import cats._, cats.implicits._
With this we have imported the cats library for functional programming. The next step is to see if the compiler can give us an
Monoid for the result type of the wordDetails function.
type WordDetailsResult = (Int, Int, Map[String, Int]) val monoidImpl = Monoid[WordDetailsResult]
An implementation of a monoid that can be used on the result from the wordDetails function is now stored
in the value
monoidImpl. Note that if our
WordDetailsResult type contained some type that with no defined implementation for monoid then we would have a compiler error.
Using the monoid implementation we can now transform our input data and then aggregate it to one result. From the previous article on iterations we learned about folds. To reiterate they need an empty state value and a function that modifies the state for each element. Such a function signature in scala for a
List[String] is shown below:
def foldLeft[A](z: A)(op: (A, String) => A): A
Putting these pieces together by first using
wordDetails function and then folding over the result with it's corresponding monoid implementation:
message .map(wordDetails) .foldLeft(monoidImpl.empty)(monoidImpl.combine) // res0: (Int, Int, Map[String, Int]) = ( // 9, // 47, // Map( // "learned" -> 1, // "Have" -> 1, // "you" -> 1, // "Hello" -> 2, // "again" -> 1, // "world!" -> 1, // "anything" -> 1, // "new?" -> 1 // ) // )
Changing the laws
For our text corpus analyser we have the laws of associativity and identity. What would happen if we did not have the law of identity? If our text corpus was empty then we would still need to be able to produce a result that we got from the wordDetails function. But with no values we cannot run the function and therefore have no value to produce! Our function would have needed to be partial, that is to not be able to handle all cases of our input - the empty list. The result would have been an exception 😢 Thanks to having the law of identity we knew that we would always be able to produce some value that defines emptiness and so our problem is non existing.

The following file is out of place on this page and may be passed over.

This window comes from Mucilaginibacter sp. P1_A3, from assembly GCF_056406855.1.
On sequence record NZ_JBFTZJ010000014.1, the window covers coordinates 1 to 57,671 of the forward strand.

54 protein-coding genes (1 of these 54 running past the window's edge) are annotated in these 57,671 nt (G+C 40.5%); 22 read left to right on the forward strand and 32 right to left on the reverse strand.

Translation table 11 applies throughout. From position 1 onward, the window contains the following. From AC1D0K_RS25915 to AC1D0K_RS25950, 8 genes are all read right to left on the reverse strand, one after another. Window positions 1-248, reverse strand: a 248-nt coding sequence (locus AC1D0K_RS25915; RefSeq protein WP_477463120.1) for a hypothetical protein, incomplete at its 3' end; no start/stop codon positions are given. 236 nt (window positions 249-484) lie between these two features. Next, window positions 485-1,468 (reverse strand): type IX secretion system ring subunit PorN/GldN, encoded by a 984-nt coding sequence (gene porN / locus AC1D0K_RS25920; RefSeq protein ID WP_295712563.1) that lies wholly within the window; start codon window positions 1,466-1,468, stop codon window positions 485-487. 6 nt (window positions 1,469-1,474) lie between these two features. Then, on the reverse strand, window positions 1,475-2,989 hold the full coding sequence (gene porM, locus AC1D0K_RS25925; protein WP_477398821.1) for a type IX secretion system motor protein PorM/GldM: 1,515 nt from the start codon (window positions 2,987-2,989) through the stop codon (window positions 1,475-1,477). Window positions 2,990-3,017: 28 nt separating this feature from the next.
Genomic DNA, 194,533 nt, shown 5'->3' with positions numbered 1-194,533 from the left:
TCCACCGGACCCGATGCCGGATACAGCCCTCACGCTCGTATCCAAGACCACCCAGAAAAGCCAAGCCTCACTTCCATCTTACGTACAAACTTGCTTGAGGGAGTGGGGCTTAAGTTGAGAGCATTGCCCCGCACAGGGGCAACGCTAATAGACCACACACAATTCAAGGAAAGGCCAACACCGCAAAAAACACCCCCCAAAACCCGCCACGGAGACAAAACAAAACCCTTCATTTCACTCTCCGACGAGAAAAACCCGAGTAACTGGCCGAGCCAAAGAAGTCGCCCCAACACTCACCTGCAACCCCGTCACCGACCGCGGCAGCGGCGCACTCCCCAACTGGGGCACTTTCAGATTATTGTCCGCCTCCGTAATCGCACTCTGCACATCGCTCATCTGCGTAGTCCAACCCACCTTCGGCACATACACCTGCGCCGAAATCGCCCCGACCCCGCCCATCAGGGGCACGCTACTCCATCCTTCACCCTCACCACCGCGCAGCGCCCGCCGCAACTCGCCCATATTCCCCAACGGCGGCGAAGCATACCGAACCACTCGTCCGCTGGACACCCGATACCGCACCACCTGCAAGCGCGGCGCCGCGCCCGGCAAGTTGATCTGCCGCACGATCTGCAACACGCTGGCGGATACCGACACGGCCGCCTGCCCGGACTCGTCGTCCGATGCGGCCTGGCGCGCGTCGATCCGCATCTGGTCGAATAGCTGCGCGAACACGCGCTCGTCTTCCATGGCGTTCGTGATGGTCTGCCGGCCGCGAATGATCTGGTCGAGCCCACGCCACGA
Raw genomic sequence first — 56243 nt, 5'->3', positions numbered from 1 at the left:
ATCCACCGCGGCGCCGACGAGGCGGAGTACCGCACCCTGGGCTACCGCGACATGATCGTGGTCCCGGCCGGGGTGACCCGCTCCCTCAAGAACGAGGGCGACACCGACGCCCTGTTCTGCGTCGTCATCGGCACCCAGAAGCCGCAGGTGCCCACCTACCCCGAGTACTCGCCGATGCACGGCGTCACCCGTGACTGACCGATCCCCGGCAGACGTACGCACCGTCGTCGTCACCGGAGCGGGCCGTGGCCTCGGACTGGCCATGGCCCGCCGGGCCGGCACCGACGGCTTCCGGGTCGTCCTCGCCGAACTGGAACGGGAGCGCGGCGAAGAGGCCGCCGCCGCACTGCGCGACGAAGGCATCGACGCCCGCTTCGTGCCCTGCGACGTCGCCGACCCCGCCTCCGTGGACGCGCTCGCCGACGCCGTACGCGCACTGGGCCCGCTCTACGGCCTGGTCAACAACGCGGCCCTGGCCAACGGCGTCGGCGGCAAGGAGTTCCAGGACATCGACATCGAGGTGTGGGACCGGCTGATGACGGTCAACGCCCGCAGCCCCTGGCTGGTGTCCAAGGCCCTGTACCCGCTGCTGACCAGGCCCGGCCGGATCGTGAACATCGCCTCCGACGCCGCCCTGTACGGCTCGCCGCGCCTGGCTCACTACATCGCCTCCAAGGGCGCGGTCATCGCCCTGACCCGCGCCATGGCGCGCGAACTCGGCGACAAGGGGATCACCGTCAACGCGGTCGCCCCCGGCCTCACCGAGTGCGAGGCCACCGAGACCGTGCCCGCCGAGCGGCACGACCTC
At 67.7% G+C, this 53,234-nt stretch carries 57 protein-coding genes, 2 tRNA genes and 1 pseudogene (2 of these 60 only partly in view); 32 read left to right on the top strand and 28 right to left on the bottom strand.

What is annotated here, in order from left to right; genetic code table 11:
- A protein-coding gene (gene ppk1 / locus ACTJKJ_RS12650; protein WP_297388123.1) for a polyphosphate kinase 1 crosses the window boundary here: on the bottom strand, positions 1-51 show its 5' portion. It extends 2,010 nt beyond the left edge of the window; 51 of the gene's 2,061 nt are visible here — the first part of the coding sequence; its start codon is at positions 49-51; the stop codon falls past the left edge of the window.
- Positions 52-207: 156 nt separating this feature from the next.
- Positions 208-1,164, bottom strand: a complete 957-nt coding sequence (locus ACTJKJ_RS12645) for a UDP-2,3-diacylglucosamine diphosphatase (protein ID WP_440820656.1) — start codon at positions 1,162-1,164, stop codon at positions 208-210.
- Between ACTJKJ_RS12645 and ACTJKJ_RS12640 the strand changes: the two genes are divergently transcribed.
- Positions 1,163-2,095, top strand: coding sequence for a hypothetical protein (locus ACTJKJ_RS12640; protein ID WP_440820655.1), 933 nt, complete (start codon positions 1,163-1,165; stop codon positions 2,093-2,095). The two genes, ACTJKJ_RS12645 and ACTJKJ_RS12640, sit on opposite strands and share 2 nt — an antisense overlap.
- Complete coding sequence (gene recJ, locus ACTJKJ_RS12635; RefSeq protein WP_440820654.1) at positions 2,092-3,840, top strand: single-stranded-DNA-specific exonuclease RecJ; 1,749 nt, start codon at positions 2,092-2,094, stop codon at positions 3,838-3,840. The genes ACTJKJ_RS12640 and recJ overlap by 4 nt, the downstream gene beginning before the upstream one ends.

But this does not mean that leaving out the identity laws is useless. In fact, having only associativity is named semigroup and is also a useful construct! Say you are creating some imaging software that uses bounding boxes. Naturally you can define a combine operator that represents the union between the boxes. But what should the representation of the empty element be? Being forced to make this construct will properly lead to messy code, so just avoid the issue and define a semigroup instead.
That concludes our introduction to the Monoid laws. We have seen some simple, yet practical application, that I hope to have helped to give some intuition on how it can be used. Furthermore, we have taken a peek into what the laws actually mean for the application of Monoids and how that relates to one other algebraic constructs. Note that there are more useful laws and algebraic constructs that one can look into. For a more in-depth explanation of these I can recommend the talk Monoids monoids monoids.
In real-world code there are many other hidden implementations, including for example web routes in web servers. Now go out and try to find some more! If these concepts were new to you then I hope this have piqued some interest.